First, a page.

Brookline, MA USA

Comments by Frank Kline on Saturday, March 24, 2001 at 00:27 IP Logged
What a magnificient book. Thank you for writing it. It is a superbly told story laced with golden nuggets of horse handling "tips". We work with horses and mules every day and could truly relate to the horse/person relationships you so wonderfully describe. We would love to have a fraction Tom Smith's horsemanhip and would love to know more about him. Our hope is that the underlying essence of your book will come through in the movie. The best of luck to you in making that happen.
Mazama, WA USA

Comments by peter raskin on Friday, March 23, 2001 at 07:44 IP Logged
as a fellow horse owner, i truly enjoyed your book. it's about time a book was written on the beauty of horse racing and not just the handicapping aspect. there are thousands of stories to be told on the backside and you have written a great one. thank you
red bank, nj USA

Comments by Kathryn Page on Friday, March 23, 2001 at 07:15 IP Logged
I heard a review of your book on NPR's "Fresh Air" the other day and stopped at a bookstore to buy it. They had just sold out. Went to another store. Same thing. Tried one last place. Last copy went out the door 10 minutes ago. The clerk said, "Was there an NPR program about this or something?" I'm on the waiting list for my copy and can't wait to get it. Thanks from a horse lover and owner.
TX USA

Comments by Shane on Friday, March 23, 2001 at 06:07 IP Logged
I had never even heard of Seabiscuit before reading the article on you in the Washngton Post a week or two ago. While only having a passing interest in horse racing the only time other than Triple Crown possibilities I have been excited about horses is when ESPN named Secretariat one of the century's greatest athletes. But i became intrigued after the article and bought the book, at full price I might add, as just today I saw it 20% off at Borders. Well, it was well worth the price and then some. I just literally finished it (a long lunch) and I am inspired to say the least, by the story, by the horse and by you. It is beyond wonderful. My greatest hope is that Hollywood will not screw it up. Good Luck to you. You should be proud of yourself. I'll be waiting for the next book.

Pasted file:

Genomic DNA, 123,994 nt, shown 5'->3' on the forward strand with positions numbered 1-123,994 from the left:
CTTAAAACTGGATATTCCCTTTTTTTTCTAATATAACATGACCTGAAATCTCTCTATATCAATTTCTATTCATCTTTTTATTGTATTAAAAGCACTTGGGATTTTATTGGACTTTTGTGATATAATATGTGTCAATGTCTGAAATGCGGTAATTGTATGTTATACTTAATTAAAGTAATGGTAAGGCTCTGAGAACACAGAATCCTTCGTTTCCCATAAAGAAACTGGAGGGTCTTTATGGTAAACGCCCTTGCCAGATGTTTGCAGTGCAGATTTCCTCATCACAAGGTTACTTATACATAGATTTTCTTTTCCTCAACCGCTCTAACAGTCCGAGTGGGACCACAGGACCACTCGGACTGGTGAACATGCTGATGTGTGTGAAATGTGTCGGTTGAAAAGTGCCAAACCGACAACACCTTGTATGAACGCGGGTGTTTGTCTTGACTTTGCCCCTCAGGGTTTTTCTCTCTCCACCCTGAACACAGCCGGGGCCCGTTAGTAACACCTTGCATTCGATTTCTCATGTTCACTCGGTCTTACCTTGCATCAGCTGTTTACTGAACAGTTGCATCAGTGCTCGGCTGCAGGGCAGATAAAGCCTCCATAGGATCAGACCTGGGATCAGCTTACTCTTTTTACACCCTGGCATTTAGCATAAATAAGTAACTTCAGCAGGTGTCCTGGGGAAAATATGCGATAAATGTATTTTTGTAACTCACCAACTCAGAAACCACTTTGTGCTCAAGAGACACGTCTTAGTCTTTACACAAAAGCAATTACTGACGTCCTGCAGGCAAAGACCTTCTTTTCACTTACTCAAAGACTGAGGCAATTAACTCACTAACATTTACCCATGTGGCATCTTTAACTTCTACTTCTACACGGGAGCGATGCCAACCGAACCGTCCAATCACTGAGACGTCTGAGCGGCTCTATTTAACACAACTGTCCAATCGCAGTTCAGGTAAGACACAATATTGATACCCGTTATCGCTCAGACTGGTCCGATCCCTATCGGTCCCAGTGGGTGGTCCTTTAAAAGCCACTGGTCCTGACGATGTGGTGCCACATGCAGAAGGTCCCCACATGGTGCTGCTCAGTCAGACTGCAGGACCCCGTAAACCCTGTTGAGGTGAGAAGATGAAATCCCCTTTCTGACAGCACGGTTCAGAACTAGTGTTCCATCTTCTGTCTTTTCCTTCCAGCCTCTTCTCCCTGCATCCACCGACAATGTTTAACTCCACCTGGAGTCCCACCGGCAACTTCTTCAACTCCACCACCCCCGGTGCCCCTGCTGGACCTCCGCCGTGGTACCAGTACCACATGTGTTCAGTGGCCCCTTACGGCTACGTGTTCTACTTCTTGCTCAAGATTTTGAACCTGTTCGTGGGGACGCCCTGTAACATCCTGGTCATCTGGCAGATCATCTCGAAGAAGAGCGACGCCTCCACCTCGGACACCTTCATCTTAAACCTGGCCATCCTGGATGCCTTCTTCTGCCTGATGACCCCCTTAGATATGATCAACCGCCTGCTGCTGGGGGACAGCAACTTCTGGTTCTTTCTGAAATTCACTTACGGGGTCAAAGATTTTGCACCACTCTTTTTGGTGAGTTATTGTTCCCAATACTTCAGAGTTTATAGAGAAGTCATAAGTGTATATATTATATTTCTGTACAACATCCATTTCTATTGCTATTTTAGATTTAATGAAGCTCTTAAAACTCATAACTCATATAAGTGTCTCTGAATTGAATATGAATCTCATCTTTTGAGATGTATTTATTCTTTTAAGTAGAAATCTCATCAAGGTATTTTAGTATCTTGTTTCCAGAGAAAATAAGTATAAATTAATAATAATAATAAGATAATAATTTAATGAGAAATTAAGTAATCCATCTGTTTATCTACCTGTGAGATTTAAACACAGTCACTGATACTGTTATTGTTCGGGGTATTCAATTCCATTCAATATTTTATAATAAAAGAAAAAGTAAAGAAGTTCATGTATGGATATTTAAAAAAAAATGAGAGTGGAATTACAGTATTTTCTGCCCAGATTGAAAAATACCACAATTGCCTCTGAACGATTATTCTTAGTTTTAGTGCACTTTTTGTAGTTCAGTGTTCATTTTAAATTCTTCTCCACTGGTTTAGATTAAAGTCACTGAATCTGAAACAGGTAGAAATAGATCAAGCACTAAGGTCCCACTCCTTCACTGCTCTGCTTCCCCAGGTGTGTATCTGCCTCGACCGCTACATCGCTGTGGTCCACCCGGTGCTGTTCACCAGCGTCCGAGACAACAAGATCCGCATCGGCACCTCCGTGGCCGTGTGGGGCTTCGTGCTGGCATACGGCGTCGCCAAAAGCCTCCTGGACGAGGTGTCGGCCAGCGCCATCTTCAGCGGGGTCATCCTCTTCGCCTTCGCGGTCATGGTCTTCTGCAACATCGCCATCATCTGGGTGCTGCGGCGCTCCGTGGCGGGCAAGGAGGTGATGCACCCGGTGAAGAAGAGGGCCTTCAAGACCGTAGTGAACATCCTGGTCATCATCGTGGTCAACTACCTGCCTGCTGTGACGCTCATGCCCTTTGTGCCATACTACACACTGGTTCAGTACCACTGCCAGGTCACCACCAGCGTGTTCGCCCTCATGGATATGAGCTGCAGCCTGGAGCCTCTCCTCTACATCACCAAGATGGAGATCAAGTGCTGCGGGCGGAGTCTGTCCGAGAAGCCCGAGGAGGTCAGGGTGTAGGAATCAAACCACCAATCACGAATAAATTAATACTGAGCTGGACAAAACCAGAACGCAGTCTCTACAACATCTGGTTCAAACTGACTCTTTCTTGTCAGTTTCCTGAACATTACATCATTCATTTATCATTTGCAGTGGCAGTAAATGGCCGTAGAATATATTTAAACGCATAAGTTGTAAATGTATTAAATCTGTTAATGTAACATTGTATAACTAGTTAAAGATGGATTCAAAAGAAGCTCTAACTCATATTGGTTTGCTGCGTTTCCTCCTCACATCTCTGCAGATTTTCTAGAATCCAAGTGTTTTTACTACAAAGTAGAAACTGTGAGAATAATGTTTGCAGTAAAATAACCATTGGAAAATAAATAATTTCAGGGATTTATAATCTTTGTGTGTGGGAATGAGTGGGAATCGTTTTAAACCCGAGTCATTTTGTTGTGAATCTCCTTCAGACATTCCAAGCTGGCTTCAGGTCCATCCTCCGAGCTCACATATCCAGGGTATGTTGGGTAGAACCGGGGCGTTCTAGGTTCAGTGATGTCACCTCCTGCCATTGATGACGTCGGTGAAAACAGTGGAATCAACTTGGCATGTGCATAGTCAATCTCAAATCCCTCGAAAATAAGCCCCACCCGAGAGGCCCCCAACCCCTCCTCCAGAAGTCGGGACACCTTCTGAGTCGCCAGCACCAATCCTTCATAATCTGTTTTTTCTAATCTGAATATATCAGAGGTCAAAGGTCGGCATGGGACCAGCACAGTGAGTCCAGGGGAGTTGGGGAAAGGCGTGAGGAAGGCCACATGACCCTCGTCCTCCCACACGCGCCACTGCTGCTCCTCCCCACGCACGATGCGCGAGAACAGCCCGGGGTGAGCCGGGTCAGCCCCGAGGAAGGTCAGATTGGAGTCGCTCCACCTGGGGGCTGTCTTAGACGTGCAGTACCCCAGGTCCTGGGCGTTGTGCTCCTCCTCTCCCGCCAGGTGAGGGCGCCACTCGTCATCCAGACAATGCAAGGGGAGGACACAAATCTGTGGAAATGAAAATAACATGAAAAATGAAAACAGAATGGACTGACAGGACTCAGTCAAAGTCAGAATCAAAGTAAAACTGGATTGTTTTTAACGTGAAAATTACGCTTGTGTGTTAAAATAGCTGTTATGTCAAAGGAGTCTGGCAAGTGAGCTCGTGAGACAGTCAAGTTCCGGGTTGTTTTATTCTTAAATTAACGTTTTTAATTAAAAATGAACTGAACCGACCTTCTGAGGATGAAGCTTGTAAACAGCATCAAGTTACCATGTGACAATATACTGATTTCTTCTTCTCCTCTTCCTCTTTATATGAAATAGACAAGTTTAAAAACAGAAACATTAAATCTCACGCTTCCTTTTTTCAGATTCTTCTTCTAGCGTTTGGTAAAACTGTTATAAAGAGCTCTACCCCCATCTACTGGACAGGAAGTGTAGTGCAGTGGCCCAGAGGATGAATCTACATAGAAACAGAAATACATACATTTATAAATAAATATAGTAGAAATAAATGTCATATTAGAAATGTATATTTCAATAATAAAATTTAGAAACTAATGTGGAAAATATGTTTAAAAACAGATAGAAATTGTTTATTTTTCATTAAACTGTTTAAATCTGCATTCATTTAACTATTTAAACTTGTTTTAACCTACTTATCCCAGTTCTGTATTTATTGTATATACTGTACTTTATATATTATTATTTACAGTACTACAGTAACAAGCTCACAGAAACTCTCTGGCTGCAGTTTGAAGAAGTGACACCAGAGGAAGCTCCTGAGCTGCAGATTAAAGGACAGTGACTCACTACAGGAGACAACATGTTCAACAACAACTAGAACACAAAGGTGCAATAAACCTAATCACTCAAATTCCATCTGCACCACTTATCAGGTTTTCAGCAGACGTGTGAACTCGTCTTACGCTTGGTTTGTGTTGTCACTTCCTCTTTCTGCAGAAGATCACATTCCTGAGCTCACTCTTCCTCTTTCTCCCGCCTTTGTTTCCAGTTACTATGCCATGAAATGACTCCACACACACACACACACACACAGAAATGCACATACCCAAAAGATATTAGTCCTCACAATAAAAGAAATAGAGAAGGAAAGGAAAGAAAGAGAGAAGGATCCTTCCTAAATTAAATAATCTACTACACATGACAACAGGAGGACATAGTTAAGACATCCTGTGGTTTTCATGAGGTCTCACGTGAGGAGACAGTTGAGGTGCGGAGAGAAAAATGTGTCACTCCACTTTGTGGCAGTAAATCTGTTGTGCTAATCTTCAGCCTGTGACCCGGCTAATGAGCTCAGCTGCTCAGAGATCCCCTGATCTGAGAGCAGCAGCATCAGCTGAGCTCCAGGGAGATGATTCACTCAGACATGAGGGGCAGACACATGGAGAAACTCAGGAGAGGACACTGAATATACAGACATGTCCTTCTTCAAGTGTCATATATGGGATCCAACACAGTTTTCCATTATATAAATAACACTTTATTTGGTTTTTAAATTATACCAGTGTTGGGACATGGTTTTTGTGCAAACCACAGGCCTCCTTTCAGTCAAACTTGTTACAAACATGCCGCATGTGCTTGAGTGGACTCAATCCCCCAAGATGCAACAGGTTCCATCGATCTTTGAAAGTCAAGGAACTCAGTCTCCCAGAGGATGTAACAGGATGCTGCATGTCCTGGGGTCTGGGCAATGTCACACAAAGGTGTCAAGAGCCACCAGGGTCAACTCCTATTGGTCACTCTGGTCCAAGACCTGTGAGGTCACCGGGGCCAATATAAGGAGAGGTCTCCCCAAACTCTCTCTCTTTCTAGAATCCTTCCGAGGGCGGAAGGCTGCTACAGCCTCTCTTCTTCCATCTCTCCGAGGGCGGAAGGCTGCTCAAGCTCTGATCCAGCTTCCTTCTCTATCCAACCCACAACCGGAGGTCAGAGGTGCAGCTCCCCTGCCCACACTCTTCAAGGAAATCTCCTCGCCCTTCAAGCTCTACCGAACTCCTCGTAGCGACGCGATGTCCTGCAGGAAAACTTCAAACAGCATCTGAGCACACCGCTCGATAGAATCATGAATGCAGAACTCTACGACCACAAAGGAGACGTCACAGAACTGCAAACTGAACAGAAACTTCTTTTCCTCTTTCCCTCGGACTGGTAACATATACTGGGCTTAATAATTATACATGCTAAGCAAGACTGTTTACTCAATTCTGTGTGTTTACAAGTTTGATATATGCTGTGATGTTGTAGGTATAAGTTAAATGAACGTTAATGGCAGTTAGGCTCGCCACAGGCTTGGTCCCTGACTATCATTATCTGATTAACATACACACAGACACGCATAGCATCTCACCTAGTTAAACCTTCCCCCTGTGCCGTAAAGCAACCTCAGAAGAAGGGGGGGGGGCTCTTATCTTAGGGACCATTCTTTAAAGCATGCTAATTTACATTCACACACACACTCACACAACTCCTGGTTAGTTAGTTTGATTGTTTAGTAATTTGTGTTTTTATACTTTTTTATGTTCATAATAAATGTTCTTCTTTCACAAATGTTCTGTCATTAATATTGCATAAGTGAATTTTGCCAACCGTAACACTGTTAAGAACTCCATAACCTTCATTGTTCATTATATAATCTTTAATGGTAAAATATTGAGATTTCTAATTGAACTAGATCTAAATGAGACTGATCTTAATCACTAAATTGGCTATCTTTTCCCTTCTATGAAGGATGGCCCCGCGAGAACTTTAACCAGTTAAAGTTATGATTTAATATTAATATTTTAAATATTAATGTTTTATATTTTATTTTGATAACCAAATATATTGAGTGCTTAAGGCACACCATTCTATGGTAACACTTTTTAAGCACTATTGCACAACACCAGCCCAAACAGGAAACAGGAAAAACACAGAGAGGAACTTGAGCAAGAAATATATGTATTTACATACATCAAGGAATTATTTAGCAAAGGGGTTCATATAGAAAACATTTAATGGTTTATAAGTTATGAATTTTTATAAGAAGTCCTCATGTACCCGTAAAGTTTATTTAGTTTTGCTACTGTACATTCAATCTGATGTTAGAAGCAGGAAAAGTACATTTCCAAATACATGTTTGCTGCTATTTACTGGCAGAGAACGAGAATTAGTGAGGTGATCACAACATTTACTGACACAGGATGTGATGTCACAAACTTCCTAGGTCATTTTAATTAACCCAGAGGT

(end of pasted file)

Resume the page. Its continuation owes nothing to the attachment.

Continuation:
Arlinton, VA USA

Comments by ROY WALLACE on Friday, March 23, 2001 at 05:50 IP Logged
GREAT BOOK, I CAN'T WAIT FOR THE MOVIE. THANKS FOR WRITING IT.
BALTIMORE, MD USA

Comments by dave wehling on Friday, March 23, 2001 at 03:37 IP Logged
Laura, Truly loved your book. Would have thrown it away if it was fiction because, of course, it couldn't have happened in real life. One question, please: is the match race with War Admiral available on video to view? I'd love to see it. Thanks for the great read...Dave Wehling
USA

Comments by Bleu Grijalva on Friday, March 23, 2001 at 03:30 IP Logged
I was thrilled to hear of this new book on 1 Union Station, an NPR Program... Just as the simulcast of Seabiscuit & War Admiral finished I conveniently arrived at Borders Books where I caught the last copy of Seabiscuit!! Thanks Again!
Providence, RI USA

Comments by Dave Herrmann on Friday, March 23, 2001 at 01:50 IP Logged
What a wonderful book. I fell in love with Seabiscuit while reading it, and cried at the end. Thank you very much.
Warriors Mark, Pa. USA

Comments by Fran V Beutler on Thursday, March 22, 2001 at 08:59 IP Logged
Thank you so much for writing a wonderfully engrossing book! A few weeks ago I had a 12 hour flight delay at the Las Vegas Airport and the good news is I had your book to read! I couldn't keep my nose out of it. You have a talent for weaving an intricate story and I hope you will pick another racehorse to write a book about soon. I am looking forward to your movie about Seabiscuit being released. Regards, Fran
San Jose, CA USA